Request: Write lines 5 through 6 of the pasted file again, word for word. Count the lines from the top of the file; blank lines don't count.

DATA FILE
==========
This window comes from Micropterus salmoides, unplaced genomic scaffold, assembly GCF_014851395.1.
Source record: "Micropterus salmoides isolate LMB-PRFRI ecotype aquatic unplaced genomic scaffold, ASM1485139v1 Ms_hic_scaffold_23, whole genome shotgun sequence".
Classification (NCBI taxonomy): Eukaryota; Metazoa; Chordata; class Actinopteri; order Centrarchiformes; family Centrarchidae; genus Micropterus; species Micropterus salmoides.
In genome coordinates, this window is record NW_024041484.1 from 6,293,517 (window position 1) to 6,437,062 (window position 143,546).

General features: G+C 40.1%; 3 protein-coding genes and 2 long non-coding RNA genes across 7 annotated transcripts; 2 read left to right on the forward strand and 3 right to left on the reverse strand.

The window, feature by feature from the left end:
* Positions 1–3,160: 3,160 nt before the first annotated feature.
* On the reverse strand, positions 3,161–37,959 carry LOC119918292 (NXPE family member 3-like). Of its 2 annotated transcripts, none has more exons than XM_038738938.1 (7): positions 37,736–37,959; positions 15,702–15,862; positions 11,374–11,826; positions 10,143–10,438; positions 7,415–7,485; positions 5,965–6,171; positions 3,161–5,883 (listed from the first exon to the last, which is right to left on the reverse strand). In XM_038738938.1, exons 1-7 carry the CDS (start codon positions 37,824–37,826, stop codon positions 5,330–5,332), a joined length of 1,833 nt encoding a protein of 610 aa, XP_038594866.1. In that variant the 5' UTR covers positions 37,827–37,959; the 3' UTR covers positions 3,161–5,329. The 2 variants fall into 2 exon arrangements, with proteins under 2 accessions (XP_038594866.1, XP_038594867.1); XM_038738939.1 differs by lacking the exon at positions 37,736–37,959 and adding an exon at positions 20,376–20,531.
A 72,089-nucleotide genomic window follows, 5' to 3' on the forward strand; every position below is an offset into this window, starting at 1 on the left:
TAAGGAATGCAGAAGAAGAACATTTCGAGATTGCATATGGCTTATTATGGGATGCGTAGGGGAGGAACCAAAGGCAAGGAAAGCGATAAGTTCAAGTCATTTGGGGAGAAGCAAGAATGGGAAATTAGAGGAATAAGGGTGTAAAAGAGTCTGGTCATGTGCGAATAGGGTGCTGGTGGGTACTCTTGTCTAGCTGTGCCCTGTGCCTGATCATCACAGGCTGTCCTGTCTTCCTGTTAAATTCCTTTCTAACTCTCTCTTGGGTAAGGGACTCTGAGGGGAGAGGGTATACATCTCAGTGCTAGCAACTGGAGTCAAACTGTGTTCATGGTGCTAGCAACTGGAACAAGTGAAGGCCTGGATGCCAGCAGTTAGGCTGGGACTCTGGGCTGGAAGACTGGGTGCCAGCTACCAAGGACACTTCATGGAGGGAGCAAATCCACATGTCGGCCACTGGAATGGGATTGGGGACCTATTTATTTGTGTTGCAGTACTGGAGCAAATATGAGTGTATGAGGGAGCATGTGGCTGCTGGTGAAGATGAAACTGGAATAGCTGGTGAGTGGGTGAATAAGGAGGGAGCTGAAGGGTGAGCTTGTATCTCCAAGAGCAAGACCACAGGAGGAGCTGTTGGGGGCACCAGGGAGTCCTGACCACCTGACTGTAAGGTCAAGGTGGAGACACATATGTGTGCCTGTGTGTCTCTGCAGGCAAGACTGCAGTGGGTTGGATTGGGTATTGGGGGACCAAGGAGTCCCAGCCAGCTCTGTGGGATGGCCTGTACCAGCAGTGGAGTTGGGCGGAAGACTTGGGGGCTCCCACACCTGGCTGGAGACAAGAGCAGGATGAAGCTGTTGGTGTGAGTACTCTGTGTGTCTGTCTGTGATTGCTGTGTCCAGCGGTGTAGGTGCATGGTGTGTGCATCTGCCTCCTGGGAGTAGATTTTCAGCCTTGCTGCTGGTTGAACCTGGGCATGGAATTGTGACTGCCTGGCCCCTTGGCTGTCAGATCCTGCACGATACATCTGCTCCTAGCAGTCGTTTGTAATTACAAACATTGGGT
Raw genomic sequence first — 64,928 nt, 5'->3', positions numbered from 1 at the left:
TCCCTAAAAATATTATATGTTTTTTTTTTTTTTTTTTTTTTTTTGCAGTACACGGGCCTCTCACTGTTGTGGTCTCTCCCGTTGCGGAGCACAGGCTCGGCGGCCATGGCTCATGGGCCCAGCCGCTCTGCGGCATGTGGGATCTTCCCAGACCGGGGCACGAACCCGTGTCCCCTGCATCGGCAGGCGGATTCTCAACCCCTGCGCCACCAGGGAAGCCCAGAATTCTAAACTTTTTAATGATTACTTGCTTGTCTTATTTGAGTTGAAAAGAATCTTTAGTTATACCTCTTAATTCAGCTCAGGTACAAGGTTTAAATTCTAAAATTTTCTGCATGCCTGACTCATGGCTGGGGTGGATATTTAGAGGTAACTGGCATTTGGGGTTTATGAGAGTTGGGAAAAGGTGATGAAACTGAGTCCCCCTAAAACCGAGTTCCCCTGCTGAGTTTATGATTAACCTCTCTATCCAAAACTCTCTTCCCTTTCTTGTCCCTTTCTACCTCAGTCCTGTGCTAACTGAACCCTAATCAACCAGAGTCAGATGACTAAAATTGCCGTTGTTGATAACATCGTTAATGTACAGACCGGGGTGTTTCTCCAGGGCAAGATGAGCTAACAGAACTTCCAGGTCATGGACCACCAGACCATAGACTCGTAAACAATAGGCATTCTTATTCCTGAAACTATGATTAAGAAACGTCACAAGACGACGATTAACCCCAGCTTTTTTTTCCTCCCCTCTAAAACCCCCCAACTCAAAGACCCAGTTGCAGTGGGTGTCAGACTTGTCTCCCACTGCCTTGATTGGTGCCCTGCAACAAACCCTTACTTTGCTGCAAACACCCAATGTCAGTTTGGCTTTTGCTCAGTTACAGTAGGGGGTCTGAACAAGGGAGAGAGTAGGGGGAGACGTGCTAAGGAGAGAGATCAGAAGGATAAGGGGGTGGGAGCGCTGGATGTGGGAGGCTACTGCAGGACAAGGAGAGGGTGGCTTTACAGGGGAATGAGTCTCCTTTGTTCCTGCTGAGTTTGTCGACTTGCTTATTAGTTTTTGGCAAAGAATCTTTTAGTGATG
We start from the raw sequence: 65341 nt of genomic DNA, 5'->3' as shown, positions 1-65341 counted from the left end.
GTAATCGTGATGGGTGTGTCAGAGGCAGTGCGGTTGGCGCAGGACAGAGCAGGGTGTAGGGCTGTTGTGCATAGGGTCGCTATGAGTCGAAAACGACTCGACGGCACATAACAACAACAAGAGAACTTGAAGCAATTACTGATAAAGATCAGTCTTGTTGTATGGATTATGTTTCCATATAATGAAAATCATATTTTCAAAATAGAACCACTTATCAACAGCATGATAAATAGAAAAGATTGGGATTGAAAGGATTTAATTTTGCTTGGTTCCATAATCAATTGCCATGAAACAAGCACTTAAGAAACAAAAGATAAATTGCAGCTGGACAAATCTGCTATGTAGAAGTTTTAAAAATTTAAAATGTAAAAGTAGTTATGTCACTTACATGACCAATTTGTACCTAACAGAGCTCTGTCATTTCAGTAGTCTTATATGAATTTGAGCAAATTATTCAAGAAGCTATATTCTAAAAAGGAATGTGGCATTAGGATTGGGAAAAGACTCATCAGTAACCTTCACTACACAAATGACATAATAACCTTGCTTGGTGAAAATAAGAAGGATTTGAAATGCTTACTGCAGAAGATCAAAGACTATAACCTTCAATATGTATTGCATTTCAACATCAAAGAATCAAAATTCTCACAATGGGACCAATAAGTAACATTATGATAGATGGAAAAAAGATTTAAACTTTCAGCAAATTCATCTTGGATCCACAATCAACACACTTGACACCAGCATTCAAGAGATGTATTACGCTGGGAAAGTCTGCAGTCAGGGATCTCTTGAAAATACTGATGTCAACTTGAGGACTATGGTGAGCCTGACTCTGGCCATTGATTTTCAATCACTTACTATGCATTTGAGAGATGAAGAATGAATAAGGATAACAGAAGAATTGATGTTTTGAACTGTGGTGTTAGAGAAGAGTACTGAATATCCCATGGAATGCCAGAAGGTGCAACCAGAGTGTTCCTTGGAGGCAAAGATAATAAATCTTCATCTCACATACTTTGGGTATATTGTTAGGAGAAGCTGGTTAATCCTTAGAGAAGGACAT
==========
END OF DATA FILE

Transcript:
General features: G+C 40.1%; 3 protein-coding genes and 2 long non-coding RNA genes across 7 annotated transcripts; 2 read left to right on the forward strand and 3 right to left on the reverse strand.

The window, feature by feature from the left end: